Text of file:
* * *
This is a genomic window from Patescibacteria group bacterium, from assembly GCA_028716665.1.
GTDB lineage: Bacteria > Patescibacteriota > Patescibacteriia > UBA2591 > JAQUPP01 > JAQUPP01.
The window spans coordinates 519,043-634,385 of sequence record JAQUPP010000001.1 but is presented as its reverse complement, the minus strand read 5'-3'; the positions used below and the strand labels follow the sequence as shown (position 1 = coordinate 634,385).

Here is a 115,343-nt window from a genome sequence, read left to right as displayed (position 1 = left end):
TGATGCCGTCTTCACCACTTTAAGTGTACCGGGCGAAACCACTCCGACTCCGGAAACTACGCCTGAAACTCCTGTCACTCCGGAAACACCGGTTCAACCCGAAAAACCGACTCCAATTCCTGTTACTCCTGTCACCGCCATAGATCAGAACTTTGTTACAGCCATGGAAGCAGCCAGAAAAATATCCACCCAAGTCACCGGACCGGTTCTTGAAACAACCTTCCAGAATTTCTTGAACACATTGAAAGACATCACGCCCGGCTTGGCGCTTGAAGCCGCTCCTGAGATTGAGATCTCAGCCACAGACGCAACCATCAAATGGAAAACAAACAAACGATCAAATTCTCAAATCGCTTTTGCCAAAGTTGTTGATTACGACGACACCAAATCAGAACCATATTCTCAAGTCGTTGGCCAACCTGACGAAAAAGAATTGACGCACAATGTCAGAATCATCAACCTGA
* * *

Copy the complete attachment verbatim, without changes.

This is a genomic window from Patescibacteria group bacterium, from assembly GCA_028716665.1.
GTDB lineage: Bacteria > Patescibacteriota > Patescibacteriia > UBA2591 > JAQUPP01 > JAQUPP01.
The window spans coordinates 519,043-634,385 of sequence record JAQUPP010000001.1 but is presented as its reverse complement, the minus strand read 5'-3'; the positions used below and the strand labels follow the sequence as shown (position 1 = coordinate 634,385).

Here is a 115,343-nt window from a genome sequence, read left to right as displayed (position 1 = left end):
TGATGCCGTCTTCACCACTTTAAGTGTACCGGGCGAAACCACTCCGACTCCGGAAACTACGCCTGAAACTCCTGTCACTCCGGAAACACCGGTTCAACCCGAAAAACCGACTCCAATTCCTGTTACTCCTGTCACCGCCATAGATCAGAACTTTGTTACAGCCATGGAAGCAGCCAGAAAAATATCCACCCAAGTCACCGGACCGGTTCTTGAAACAACCTTCCAGAATTTCTTGAACACATTGAAAGACATCACGCCCGGCTTGGCGCTTGAAGCCGCTCCTGAGATTGAGATCTCAGCCACAGACGCAACCATCAAATGGAAAACAAACAAACGATCAAATTCTCAAATCGCTTTTGCCAAAGTTGTTGATTACGACGACACCAAATCAGAACCATATTCTCAAGTCGTTGGCCAACCTGACGAAAAAGAATTGACGCACAATGTCAGAATCATCAACCTGA